LONDON, Sept 18 Banks in Britain are the largest
borrowers and lenders of euros outside the single currency area,
BIS figures showed on Sunday, underscoring what's at stake for
Britain if its lenders fail to maintain access to EU markets
after the country leaves the bloc.
The Bank for International Settlements (BIS) said in its
Quarterly Review that Britain's vote in June to leave the
European Union has focused attention on the role of London in
the European and international banking system.
The forum for central banks gave no views on how the City of
London, one of the world's leading financial hubs and single
biggest tax earning sector for the UK, would fare after Brexit.
French President Francois Hollande has said that
euro-denominated clearing should shift to the euro zone, a
sector that clearing houses in London dominate.
Banks in Britain are already making contingency plans to
shift staff and operations to the EU in order to keep serving
continental clients if Britain loses full access to the bloc
under new trading terms that could take years to negotiate.
The BIS figures highlight London's huge global footprint in
finance, much of it in euros.
At the end of March, banks in the UK reported total
cross-border lending worth $4.5 trillion, ahead of Japan and the
United States. Britain was the second-biggest recipient of cross
border bank credit at $3.8 trillion, behind the United States.
A large share of international banking activity in London is
accounted for by banks from other countries with affiliates in
Among foreign banks in Britain, American banks reported the
largest outstanding foreign claims on Britain at $460 billion.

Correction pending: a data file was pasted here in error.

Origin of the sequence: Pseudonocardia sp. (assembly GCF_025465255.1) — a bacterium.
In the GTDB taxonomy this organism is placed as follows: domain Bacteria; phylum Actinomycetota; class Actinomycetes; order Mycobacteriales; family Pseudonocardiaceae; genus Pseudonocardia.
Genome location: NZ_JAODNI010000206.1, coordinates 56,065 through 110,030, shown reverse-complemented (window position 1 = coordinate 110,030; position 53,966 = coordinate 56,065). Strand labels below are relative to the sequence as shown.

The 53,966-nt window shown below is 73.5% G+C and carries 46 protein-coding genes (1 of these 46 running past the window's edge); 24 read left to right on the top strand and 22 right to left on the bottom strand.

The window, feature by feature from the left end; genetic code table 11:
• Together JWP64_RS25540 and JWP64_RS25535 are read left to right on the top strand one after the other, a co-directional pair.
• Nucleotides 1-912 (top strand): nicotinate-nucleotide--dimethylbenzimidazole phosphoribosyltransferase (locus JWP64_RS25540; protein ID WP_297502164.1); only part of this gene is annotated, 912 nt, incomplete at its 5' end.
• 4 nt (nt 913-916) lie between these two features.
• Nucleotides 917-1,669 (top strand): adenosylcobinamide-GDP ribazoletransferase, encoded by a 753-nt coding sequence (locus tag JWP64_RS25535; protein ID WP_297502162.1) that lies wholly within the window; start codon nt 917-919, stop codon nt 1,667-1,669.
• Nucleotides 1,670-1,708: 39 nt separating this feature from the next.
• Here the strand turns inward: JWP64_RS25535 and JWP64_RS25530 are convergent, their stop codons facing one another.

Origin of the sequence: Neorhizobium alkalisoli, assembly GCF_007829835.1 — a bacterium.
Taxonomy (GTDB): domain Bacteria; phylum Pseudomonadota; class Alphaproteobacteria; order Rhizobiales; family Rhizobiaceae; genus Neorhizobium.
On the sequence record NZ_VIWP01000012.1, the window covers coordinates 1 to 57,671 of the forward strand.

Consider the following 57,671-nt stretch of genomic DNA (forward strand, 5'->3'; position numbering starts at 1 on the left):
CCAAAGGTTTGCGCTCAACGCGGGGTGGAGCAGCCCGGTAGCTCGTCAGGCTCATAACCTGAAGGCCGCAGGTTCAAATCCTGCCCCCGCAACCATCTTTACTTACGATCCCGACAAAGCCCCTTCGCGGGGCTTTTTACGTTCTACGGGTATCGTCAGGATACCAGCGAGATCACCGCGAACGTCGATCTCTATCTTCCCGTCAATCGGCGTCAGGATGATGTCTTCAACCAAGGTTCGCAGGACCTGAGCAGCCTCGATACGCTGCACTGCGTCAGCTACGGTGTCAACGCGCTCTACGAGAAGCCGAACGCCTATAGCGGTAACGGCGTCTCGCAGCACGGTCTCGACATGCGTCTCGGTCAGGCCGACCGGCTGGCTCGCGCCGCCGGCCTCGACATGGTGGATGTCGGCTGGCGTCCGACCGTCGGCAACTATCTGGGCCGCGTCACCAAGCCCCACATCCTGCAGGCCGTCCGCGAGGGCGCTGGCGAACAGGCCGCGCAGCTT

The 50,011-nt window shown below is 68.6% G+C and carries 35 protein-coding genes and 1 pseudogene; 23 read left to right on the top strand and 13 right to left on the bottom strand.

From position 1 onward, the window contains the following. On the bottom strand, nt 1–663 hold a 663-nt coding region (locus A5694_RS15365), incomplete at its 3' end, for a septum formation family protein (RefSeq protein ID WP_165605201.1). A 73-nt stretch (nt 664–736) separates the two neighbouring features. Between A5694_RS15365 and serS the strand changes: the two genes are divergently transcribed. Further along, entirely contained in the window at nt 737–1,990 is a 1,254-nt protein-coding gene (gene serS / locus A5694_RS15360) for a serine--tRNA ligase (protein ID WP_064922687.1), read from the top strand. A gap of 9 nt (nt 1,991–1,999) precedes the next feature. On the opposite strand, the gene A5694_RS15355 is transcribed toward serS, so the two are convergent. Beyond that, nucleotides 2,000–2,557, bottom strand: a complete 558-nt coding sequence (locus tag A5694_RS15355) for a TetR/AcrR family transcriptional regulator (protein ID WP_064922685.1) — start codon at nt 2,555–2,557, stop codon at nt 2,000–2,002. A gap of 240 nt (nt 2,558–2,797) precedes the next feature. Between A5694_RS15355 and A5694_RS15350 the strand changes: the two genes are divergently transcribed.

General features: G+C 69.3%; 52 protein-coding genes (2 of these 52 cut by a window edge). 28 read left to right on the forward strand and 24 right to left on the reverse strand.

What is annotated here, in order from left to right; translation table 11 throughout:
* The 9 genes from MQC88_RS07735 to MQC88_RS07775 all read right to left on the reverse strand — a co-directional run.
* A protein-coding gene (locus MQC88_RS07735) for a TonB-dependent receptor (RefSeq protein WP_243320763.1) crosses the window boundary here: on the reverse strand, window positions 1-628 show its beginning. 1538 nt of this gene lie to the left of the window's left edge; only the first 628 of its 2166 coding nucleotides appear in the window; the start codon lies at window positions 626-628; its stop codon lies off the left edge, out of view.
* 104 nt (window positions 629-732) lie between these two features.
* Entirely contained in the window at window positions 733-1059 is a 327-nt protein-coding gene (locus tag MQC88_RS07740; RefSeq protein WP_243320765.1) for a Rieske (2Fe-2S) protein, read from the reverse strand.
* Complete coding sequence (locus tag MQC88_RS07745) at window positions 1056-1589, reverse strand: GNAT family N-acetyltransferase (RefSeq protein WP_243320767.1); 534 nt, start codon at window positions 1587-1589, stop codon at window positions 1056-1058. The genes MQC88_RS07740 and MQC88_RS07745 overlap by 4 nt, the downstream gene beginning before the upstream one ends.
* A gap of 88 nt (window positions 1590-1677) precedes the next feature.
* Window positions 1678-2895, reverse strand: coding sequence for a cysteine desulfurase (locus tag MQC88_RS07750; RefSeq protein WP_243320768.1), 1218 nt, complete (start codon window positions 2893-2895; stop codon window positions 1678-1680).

Banks collectively from EU member countries, however, had
claims totalling $1.3 trillion or 56 percent of all foreign
claims on UK residents.
"The United Kingdom has a particularly important role as a
redistribution hub for euro-denominated funds," the BIS said.
Banks in Britain accounted for 54 percent of all worldwide
euro-denominated claims booked outside the euro area, and 60
percent of all liabilities.
"Indeed, ever since the launch of the single currency,
euro-denominated positions have been a major part of the
cross-border portfolios of banks located in the United Kingdom,"
the BIS said.
During the 2000s, the share of the euro in cross-border
claims at banks in Britain hovered around 40 percent, roughly
equal to the share of claims denominated in dollars.
Since 2012, the euro's share has fallen from 39 percent to
33 percent at the end of March this year.
London is also the world's biggest currency trading centre,
accounting for some 37 percent of the $5.1 trillion average
daily volume, according to the BIS. Traders in London buy and
sell more than twice as many euros as the whole 19-member euro
To see the BIS review, click on:
(Reporting by Huw Jones; Editing by Jamie McGeever and Hugh